Portraits, the fourth full-length LP from metro Detroit rapper Chris Orrick, is exactly what the title suggests: intimate portraits of Orrick's life and the demons he struggles with, which happen to be all too relatable. Orrick tackles substance abuse, depression, and the end of the world as we know it with a side of self-deprecation and intelligence.
The album opens with "Self-Portrait," a devastatingly honest song about insecurity and self-hate. Opening with nostalgic sax by Malcolm Elliot, the music sets Orrick up for a retrospective internal conversation, tearing apart all the things he wishes he could change about himself. "You know the inside of you's gorgeous," Orrick tells himself, "But on the outside it gets morbid." He continues to unravel in a tornado of self-consciousness, calling out not only external characteristics, but also habitual behaviors. "I hate that you hate everyone/ the way you condescend," he chastises himself, finally ending with, "I hate the way you betray yourself/ I hate the way you hate yourself."
Those lines would be jarring to hear from anyone, but feel especially poignant coming from an artist who admits to struggling with alcoholism and depression. "Betraying himself" is another reference to the times he's turned back to the bottle after telling himself he was through. Orrick explains that his tendency to address himself in the third person in his music stems from his experiences.
"When you deal with problems with drinking and drug abuse and depression," Orrick tells Metro Times, "you can kind of feel outside yourself in those moments."
Orrick transforms this feeling into a visual in his music video for "Design Flaw," a song that takes the impossible task of putting depression into words, and he fucking nails it. The video follows a puppet version of Orrick mirroring his motions while he dissociatively observes from afar. "In between the laughs and the gaffes, he's a lit match/ without a can full of gas," is how Orrick describes himself when experiencing depression. While the video can come off at first as quirky and disturbing, it's actually an incredibly vulnerable exposé of Orrick's struggle with mental health. It's a video that can help people who don't experience depression to understand it, and people who do to feel less alone.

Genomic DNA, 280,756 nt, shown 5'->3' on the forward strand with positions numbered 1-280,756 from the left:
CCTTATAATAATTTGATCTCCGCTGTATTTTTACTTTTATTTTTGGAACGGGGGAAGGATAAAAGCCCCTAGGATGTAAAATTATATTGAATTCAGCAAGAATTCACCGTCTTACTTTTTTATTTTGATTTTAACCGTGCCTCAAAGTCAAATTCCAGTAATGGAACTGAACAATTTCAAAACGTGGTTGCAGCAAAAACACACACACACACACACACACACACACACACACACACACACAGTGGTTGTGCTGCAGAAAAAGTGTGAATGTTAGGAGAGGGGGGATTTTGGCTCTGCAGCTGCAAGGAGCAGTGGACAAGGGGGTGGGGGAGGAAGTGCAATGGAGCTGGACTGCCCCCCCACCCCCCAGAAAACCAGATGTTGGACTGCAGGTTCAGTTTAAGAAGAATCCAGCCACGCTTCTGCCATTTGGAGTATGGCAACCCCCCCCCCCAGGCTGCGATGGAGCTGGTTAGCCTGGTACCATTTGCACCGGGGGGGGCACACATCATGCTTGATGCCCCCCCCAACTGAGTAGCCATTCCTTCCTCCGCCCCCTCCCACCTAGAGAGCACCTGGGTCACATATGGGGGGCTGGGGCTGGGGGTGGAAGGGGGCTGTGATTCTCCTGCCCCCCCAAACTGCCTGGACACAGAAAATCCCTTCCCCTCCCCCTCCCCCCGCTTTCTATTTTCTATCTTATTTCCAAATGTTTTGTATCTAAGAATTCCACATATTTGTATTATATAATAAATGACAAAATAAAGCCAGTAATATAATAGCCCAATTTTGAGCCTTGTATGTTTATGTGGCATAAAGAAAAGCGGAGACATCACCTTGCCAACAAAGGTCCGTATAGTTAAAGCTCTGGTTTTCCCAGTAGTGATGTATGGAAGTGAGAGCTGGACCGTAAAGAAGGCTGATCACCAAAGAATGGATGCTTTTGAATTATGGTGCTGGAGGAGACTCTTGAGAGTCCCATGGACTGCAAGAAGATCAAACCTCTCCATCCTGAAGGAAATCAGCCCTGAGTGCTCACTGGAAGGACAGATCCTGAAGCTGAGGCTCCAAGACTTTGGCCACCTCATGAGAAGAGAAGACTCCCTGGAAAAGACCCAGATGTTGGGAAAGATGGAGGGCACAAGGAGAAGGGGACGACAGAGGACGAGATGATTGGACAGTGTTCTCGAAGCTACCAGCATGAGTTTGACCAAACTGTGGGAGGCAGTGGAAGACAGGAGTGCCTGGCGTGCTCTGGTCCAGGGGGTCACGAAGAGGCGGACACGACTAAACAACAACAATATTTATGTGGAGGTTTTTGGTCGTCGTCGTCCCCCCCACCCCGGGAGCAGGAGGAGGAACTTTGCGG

Even in the midst of a mostly dark album, Orrick makes room for a slacker love song that could melt the hardest of hearts. "Lazy Buddies" is an ode to his partner of 13 years (which I only learned from listening to "Mom") and the ups and downs of their simple life together. It's safe to assume from listening to Orrick's music that a romantic relationship with him could have some dark days — but Orrick isn't blind to this fact. He addresses this in some of his songs and uses "Lazy Buddies" to show that there's still some puppy love under all that cynicism. The song is so not-romantic that it is, which is what makes it so charming. Orrick suggests he and his other half "grab a shitty bottle of wine and we can share it/ maybe that's too romantic/ a little corny for our tiny story" — truly a 2018 love story.
The album continues to address alcohol abuse in "Barfly" and "Escape Plan," while also leaving room for a eulogy for Orrick's late mother in, "Mom." If you made it this far through the album without shedding a tear, this one ought to do it. But that's not Orrick's goal. He's not out to make people cry or have anyone feel bad for him. It's clear that Orrick's music is his outlet for getting through life and handling the cards he's dealt, though he admits that the fear of instability looms steadily above his head. "I still wonder what's going to happen, this could all be done tomorrow or five years from now or 10 years from now," Orrick tells MT. "What happens after that? It's scary turning 30 and not knowing where any of this is going."
Portraits is out on vinyl on June 1.
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